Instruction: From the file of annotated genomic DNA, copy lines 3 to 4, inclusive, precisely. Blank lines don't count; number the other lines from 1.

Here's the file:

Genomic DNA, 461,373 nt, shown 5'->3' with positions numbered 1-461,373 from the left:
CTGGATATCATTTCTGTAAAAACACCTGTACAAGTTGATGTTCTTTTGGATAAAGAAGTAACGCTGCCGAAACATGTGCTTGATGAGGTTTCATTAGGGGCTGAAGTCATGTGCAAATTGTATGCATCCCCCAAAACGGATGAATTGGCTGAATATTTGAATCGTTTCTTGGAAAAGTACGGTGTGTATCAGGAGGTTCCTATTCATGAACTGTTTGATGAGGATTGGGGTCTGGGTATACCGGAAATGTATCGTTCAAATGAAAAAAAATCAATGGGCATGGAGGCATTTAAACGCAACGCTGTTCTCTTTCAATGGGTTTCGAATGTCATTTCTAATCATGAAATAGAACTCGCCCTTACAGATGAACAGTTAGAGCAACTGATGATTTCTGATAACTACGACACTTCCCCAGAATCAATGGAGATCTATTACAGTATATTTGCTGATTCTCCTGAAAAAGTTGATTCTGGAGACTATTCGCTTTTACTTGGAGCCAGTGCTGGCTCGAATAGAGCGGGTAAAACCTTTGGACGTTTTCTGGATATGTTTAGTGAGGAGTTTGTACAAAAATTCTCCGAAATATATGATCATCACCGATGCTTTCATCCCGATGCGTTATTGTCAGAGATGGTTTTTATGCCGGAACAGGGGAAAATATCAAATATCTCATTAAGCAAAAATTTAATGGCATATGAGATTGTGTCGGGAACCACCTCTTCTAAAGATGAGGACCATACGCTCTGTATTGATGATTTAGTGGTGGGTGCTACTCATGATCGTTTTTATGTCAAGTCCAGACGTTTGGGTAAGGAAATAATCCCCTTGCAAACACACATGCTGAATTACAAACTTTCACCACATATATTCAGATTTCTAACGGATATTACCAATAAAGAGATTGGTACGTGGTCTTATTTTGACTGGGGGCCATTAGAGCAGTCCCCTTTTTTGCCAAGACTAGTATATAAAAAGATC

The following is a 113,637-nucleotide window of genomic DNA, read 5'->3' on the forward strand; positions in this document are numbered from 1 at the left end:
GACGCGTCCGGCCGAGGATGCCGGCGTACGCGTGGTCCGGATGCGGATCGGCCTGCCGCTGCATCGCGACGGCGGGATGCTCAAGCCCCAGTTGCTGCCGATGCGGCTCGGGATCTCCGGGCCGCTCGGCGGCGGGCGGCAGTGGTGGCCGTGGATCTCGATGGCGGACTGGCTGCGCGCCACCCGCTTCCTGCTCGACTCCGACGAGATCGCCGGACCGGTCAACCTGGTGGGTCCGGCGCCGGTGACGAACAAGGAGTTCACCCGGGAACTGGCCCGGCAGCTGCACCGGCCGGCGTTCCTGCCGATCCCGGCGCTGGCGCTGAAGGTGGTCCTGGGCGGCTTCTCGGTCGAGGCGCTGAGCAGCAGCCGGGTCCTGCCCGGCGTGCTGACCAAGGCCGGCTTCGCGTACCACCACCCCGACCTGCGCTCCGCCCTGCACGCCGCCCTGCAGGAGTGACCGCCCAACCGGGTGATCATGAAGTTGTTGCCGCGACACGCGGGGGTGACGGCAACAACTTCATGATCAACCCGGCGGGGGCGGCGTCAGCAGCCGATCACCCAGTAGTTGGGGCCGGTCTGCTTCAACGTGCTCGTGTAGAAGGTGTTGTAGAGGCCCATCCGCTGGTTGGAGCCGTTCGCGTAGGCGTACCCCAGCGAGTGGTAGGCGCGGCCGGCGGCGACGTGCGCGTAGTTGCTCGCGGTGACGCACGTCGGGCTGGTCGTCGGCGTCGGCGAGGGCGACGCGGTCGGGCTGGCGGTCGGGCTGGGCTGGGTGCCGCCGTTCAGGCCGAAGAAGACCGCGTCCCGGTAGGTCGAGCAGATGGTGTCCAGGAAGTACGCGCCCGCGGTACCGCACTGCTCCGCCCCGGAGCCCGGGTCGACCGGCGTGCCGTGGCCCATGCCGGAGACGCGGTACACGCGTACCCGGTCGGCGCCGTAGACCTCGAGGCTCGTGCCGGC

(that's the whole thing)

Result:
The following is a 113,637-nucleotide window of genomic DNA, read 5'->3' on the forward strand; positions in this document are numbered from 1 at the left end:
GACGCGTCCGGCCGAGGATGCCGGCGTACGCGTGGTCCGGATGCGGATCGGCCTGCCGCTGCATCGCGACGGCGGGATGCTCAAGCCCCAGTTGCTGCCGATGCGGCTCGGGATCTCCGGGCCGCTCGGCGGCGGGCGGCAGTGGTGGCCGTGGATCTCGATGGCGGACTGGCTGCGCGCCACCCGCTTCCTGCTCGACTCCGACGAGATCGCCGGACCGGTCAACCTGGTGGGTCCGGCGCCGGTGACGAACAAGGAGTTCACCCGGGAACTGGCCCGGCAGCTGCACCGGCCGGCGTTCCTGCCGATCCCGGCGCTGGCGCTGAAGGTGGTCCTGGGCGGCTTCTCGGTCGAGGCGCTGAGCAGCAGCCGGGTCCTGCCCGGCGTGCTGACCAAGGCCGGCTTCGCGTACCACCACCCCGACCTGCGCTCCGCCCTGCACGCCGCCCTGCAGGAGTGACCGCCCAACCGGGTGATCATGAAGTTGTTGCCGCGACACGCGGGGGTGACGGCAACAACTTCATGATCAACCCGGCGGGGGCGGCGTCAGCAGCCGATCACCCAGTAGTTGGGGCCGGTCTGCTTCAACGTGCTCGTGTAGAAGGTGTTGTAGAGGCCCATCCGCTGGTTGGAGCCGTTCGCGTAGGCGTACCCCAGCGAGTGGTAGGCGCGGCCGGCGGCGACGTGCGCGTAGTTGCTCGCGGTGACGCACGTCGGGCTGGTCGTCGGCGTCGGCGAGGGCGACGCGGTCGGGCTGGCGGTCGGGCTGGGCTGGGTGCCGCCGTTCAGGCCGAAGAAGACCGCGTCCCGGTAGGTCGAGCAGATGGTGTCCAGGAAGTACGCGCCCGCGGTACCGCACTGCTCCGCCCCGGAGCCCGGGTCGACCGGCGTGCCGTGGCCCATGCCGGAGACGCGGTACACGCGTACCCGGTCGGCGCCGTAGACCTCGAGGCTCGTGCCGGC